A little bit of walking later we were at Trafalgar square, as were many other tourists on this cold and cloudy day. We were freezing as we just went from a month of 25-35 degrees to a day of about 5, maybe a bit warmer but it didn’t feel like it. It was much to much like home, (Vancouver). We walked about the square, took pictures at the big statue, Lindsay posed with the Lion, and we even managed to see the Canadian Consulate all decked out in Canadian flags. We actually saw more of them at first than the Union Jack. Eventually we spotted Big Ben off in the distance down a street so we started walking in that direction.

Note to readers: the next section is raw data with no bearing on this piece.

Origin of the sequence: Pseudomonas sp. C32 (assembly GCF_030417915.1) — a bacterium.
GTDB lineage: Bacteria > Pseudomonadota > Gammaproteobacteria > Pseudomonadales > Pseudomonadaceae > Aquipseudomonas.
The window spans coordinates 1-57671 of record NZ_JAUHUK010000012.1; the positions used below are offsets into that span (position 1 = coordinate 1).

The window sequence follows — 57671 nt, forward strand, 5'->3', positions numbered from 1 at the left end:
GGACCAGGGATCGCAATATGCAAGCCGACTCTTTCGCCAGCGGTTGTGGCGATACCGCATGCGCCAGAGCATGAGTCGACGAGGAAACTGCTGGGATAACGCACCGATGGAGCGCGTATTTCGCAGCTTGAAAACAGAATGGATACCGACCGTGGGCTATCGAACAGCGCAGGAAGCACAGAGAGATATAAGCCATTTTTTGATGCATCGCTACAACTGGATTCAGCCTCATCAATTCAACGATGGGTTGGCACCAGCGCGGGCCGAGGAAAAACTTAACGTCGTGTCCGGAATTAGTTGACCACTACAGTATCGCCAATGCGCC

We passed a ton of pubs that we thought we might make our way back to for lunch, but didn’t. Turns out we picked a good street to walk on as it passed another place we were hoping to walk by, the Horse Guard Parade. We walked in, past a very done up guard, sword and all, and onto the parade. It is really just a big open gravel yard next to some nice old buildings. There wasn’t anything going on, so we took some pictures to say we saw it and then headed back out passed the loudly stomping guard parading his way around. We’re curious as to whether he is actually a “guard” or an actor hired to be here for tourists such as ourselves hoping to get a more “authentic” London experience.